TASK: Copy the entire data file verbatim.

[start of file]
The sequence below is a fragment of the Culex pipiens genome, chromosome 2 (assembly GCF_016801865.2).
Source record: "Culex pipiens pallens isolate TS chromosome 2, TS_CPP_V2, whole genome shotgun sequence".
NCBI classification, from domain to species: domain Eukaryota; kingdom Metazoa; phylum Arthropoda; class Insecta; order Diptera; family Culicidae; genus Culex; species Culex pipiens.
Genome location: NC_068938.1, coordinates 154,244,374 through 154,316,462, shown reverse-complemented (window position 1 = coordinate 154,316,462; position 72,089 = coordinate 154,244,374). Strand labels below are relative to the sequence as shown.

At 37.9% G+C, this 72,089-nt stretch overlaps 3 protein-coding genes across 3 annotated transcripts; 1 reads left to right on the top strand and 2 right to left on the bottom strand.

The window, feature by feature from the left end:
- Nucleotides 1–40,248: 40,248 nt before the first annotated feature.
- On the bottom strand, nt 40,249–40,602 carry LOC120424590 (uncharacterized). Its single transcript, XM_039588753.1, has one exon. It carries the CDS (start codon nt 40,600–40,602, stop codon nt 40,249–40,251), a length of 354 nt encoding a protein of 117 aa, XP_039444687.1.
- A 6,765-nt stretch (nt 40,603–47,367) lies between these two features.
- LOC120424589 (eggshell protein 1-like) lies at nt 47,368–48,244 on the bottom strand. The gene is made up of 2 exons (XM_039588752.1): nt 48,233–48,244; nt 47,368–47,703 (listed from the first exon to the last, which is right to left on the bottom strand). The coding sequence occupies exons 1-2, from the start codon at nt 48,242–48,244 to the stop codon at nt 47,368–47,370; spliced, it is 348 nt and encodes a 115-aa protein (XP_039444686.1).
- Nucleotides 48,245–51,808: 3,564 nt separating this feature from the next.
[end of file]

The sequence below is a fragment of the Culex pipiens genome, chromosome 2 (assembly GCF_016801865.2).
Source record: "Culex pipiens pallens isolate TS chromosome 2, TS_CPP_V2, whole genome shotgun sequence".
NCBI classification, from domain to species: domain Eukaryota; kingdom Metazoa; phylum Arthropoda; class Insecta; order Diptera; family Culicidae; genus Culex; species Culex pipiens.
Genome location: NC_068938.1, coordinates 154,244,374 through 154,316,462, shown reverse-complemented (window position 1 = coordinate 154,316,462; position 72,089 = coordinate 154,244,374). Strand labels below are relative to the sequence as shown.

At 37.9% G+C, this 72,089-nt stretch overlaps 3 protein-coding genes across 3 annotated transcripts; 1 reads left to right on the top strand and 2 right to left on the bottom strand.

The window, feature by feature from the left end:
- Nucleotides 1–40,248: 40,248 nt before the first annotated feature.
- On the bottom strand, nt 40,249–40,602 carry LOC120424590 (uncharacterized). Its single transcript, XM_039588753.1, has one exon. It carries the CDS (start codon nt 40,600–40,602, stop codon nt 40,249–40,251), a length of 354 nt encoding a protein of 117 aa, XP_039444687.1.
- A 6,765-nt stretch (nt 40,603–47,367) lies between these two features.
- LOC120424589 (eggshell protein 1-like) lies at nt 47,368–48,244 on the bottom strand. The gene is made up of 2 exons (XM_039588752.1): nt 48,233–48,244; nt 47,368–47,703 (listed from the first exon to the last, which is right to left on the bottom strand). The coding sequence occupies exons 1-2, from the start codon at nt 48,242–48,244 to the stop codon at nt 47,368–47,370; spliced, it is 348 nt and encodes a 115-aa protein (XP_039444686.1).
- Nucleotides 48,245–51,808: 3,564 nt separating this feature from the next.